Telling people about an SVOD service and getting it on their connected television is becoming increasingly difficult for service providers. The partisan world of the Internet TV market stands in stark contrast to the open and neutral (mostly) communication medium over which services are delivered. Signs are the situation will get a lot worse.
TV advertising problematic for SVOD
The battle for our attention and wallets took a new turn last week. According to the Wall Street Journal, Disney has put in place a ban on Netflix advertising on its TV channels, with the exception of ESPN. Sources told WSJ that other potentially competitive streaming services to Disney+ would also be banned from advertising on Disney TV channels unless there is a broader partnership between the companies.
Presumably, WarnerMedia’s HBO Max will face the same restriction when it launches in April of next year. However, it’s not clear if NBCU’s Peacock, which also debuts next year, will be banned since Comcast and Disney remain partners in Hulu.
Disney’s move could force similar bans from competitors like CBS and WarnerMedia. Were this to happen, it could prove difficult for SVOD services. Many of them use TV to tell viewers about their services and the shows they carry. For example, Netflix has placed ads during the recent Emmy Awards on Fox, on MTV, and other channels.
Broadcast TV networks have not been shy in the past about taking advertising from streaming services, even as their audiences decline due to them. Refusing to run ads from potentially competitive online services could negatively impact TV ad revenue in the short term.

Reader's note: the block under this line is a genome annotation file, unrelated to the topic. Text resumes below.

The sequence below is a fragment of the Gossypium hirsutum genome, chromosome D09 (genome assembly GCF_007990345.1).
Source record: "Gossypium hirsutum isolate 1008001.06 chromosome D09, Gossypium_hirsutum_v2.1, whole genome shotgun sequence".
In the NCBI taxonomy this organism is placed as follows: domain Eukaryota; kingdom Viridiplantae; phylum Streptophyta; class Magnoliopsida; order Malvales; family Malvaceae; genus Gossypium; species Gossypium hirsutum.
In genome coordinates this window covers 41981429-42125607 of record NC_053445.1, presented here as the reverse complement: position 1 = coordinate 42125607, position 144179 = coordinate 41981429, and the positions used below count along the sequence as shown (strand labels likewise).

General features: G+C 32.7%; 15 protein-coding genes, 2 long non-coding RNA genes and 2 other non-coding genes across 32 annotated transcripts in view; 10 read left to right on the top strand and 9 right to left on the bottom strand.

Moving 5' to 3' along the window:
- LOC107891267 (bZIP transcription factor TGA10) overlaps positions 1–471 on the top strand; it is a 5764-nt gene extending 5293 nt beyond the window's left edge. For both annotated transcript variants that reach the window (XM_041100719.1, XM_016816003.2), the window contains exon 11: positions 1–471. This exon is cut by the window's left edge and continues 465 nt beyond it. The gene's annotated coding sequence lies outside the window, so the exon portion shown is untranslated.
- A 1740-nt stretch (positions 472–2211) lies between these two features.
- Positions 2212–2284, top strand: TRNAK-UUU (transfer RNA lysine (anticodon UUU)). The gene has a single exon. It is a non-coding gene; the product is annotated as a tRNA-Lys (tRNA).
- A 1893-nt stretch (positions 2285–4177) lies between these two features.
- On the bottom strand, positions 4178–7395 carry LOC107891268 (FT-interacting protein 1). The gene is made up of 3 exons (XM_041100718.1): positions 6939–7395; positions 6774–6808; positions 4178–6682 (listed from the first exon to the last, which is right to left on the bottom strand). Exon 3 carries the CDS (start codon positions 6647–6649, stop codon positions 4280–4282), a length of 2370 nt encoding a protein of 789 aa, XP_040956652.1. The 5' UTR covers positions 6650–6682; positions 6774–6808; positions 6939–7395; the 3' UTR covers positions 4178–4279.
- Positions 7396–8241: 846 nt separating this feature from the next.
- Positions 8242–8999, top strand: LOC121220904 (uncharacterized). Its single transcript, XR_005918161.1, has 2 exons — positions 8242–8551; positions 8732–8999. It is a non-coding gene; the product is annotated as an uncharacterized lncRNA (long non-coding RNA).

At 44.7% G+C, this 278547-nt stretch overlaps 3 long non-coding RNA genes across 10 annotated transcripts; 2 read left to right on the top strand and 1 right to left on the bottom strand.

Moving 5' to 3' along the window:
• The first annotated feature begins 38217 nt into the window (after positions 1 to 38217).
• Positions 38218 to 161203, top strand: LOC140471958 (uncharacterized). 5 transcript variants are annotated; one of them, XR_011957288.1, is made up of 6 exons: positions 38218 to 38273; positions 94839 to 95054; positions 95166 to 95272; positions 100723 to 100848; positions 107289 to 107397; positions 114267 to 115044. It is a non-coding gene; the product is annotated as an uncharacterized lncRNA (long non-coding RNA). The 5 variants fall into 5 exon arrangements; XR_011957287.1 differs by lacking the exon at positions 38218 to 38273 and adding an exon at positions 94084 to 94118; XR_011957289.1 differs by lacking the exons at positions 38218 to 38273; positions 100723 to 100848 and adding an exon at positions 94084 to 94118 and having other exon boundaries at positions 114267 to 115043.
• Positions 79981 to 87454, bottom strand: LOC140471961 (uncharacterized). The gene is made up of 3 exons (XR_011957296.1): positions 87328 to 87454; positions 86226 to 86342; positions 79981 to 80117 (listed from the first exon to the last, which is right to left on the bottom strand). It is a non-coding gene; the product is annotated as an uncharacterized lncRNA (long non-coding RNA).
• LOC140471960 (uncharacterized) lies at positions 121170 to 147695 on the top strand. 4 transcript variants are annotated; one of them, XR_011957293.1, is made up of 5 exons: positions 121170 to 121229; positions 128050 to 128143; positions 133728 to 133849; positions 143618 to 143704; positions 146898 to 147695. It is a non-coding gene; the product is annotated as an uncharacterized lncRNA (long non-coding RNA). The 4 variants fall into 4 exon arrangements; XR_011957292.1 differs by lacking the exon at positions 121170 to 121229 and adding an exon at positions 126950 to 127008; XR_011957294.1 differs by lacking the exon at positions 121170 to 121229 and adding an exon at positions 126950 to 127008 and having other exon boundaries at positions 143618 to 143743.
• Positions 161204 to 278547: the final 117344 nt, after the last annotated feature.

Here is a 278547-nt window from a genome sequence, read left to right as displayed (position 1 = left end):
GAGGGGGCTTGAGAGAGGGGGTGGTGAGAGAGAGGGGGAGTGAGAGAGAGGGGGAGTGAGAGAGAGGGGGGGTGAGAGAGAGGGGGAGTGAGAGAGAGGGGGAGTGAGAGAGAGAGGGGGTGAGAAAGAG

Internet TV platforms are partisan too
Another way SVOD providers get their services in the hands of consumers is through connected devices. Here, Disney is the vulnerable one. Disney+ will appear on an impressive range of connected devices when it launches next month, including iOS, Android, Android TV, Roku, Apple TV, and newer Samsung smart TVs.
However, Disney has yet to reach an agreement with Amazon for Fire TV devices, and reports suggest the companies are deadlocked in negotiations. The reported sticking point is advertising space. Amazon wants to sell some of the ad space delivered through Disney apps (presumably that would include Hulu.) Disney is resisting the demand.
Some have characterized the lack of Disney+ at launch as a big problem for Amazon. Indeed, Fire TV users are unlikely to be happy about not getting access to Disney+ through the device. That said, the potential harm to Disney+ is much higher.
Fire TV is an essential platform for Disney. In the US, Fire TV is in a close race for the top streaming media player, where Roku accounts for 39% boxes and sticks and Fire TV 30%. In Europe, Fire TV is the dominant platform. nScreenMedia found that 39% of UK Internet TV streamers use Fire TV, and 18% use the second-place Apple TV. In Germany, 61% of Internet TV streamers use Fire TV, and 17% use Apple TV.
Without Fire TV, Disney+ will struggle to find an audience in Europe and will seriously lag Netflix in the US.
Internet TV is anything but open and fair
Disney’s maneuvering on behalf of its Disney+ service is a sharp reminder that Internet television is a complicated business. Though the internet TV market uses a communications medium that is at least nominally open and neutral, it is anything but! The platforms, services, and media outlets that an SVOD service needs for support and success are owned and operated by companies that likely have competing interests. In this world, no one is neutral, and the rules of the game can change in an instant.